Acculturation Expectations of Croatian Teachers from Refugee Students: The Role of Ethnic Identity, Empathy, Intergroup Contact and School Climate

Filip Gospodnetić, Dinka Čorkalo Biruški


The aim of this research conducted on a sample of 163
teachers from elementary schools in Zagreb attended by
refugee students was to assess the individual contribution of
ethnic identity, general and ethnocultural empathy, direct
contact and school climate on teacher's acculturation
expectations from refugee students. The first hypothesis
stated that ethnic identity would be negative, while general
and ethnocultural empathy, contact and school climate
would be positive predictors of integration expectations. The
second hypothesis stated that all the predictors would
negatively predict assimilation expectations. The results
indicate that increased ethnocultural empathy and school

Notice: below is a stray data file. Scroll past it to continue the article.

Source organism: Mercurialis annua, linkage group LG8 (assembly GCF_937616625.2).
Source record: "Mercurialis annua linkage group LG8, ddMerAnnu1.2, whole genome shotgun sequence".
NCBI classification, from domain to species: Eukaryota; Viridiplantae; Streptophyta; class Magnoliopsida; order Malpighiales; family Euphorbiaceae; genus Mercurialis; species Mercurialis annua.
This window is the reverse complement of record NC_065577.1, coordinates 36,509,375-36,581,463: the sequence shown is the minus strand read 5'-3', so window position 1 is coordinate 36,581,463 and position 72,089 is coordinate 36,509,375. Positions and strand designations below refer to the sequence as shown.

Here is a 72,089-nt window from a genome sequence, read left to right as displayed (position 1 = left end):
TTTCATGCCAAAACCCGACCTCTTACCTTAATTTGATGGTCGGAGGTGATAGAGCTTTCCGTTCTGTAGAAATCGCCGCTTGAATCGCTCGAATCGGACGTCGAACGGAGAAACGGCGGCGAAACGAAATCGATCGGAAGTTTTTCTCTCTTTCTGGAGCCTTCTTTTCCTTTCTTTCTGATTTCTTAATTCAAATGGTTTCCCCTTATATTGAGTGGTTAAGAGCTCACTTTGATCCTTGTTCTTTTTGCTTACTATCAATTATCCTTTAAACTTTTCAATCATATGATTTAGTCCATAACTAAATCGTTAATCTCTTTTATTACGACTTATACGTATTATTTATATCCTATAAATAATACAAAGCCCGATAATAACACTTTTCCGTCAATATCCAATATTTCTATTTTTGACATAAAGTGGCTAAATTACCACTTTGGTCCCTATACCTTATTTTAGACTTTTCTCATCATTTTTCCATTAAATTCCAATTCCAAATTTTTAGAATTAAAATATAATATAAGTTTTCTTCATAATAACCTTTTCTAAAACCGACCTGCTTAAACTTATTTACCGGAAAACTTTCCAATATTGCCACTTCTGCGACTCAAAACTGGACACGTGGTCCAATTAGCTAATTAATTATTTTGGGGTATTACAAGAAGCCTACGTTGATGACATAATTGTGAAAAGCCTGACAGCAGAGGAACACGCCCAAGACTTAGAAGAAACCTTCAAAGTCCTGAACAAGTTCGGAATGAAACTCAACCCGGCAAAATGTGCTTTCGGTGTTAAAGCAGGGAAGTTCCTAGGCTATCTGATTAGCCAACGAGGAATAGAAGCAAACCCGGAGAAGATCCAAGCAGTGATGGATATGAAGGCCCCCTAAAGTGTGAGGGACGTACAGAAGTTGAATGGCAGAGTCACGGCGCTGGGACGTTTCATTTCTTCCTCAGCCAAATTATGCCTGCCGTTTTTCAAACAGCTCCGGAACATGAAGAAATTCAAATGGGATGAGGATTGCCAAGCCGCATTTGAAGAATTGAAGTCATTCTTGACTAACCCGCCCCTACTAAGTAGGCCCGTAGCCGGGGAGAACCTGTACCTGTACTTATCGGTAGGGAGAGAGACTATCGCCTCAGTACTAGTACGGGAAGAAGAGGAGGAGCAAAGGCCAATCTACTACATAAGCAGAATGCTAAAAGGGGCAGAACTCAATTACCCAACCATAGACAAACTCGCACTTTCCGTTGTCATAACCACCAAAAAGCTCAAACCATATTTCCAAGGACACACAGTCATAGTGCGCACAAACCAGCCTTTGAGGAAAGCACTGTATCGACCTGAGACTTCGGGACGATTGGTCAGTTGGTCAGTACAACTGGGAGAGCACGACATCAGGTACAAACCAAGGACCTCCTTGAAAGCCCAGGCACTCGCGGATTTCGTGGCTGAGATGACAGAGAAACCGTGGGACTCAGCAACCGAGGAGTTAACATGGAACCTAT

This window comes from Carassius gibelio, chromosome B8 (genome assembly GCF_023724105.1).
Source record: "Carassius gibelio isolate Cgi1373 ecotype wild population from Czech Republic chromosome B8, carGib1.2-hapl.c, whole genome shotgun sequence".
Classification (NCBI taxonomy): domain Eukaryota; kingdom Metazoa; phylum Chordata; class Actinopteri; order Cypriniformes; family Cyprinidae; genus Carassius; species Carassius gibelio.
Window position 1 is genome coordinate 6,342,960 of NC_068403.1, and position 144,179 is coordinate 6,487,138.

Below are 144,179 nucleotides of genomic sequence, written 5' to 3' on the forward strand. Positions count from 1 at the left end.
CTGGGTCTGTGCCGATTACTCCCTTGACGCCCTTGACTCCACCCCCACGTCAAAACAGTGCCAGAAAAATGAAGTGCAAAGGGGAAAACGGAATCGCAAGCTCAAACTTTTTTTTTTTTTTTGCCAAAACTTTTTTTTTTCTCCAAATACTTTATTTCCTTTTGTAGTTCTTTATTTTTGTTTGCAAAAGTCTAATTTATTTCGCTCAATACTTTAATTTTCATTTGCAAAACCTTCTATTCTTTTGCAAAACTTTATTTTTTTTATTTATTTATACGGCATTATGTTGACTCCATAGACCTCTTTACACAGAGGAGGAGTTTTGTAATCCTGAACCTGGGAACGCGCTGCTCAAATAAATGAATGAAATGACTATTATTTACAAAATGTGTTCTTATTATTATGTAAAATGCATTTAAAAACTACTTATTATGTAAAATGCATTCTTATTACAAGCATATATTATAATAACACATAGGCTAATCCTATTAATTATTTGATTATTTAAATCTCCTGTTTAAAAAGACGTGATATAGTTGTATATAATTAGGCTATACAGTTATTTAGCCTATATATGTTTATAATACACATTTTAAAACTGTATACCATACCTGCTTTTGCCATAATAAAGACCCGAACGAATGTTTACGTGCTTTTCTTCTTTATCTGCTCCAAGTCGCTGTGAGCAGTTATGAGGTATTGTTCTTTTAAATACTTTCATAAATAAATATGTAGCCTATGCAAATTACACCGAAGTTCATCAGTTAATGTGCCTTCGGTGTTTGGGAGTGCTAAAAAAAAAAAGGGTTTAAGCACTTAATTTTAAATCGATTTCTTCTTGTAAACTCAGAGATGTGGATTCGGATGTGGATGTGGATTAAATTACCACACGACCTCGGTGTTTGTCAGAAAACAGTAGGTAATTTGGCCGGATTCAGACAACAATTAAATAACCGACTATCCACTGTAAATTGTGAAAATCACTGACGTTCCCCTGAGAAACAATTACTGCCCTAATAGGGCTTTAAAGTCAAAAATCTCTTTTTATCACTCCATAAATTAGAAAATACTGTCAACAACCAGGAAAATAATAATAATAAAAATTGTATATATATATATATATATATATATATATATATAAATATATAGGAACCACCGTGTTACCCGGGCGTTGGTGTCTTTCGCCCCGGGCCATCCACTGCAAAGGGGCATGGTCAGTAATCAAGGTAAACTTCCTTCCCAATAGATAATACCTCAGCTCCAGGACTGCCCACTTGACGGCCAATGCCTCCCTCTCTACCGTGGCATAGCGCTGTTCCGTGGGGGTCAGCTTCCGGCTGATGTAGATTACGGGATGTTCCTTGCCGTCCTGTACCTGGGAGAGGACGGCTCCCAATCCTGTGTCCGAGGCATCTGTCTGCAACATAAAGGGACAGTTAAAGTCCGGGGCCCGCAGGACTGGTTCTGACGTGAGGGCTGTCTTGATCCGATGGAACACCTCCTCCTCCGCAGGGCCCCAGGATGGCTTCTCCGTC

climate predict increased expectation of integration, while
contrary to the hypothesis, increased school climate positively
predicts acculturation expectations of assimilation. The
research's insights indicate that ethnocultural empathy and
school climate can explain intergroup relations between
Croatian teachers and refugee students and can help in
preparing Croatian teachers for teaching refugee students.


acculturation; acculturation expectation; refugee students; empathy

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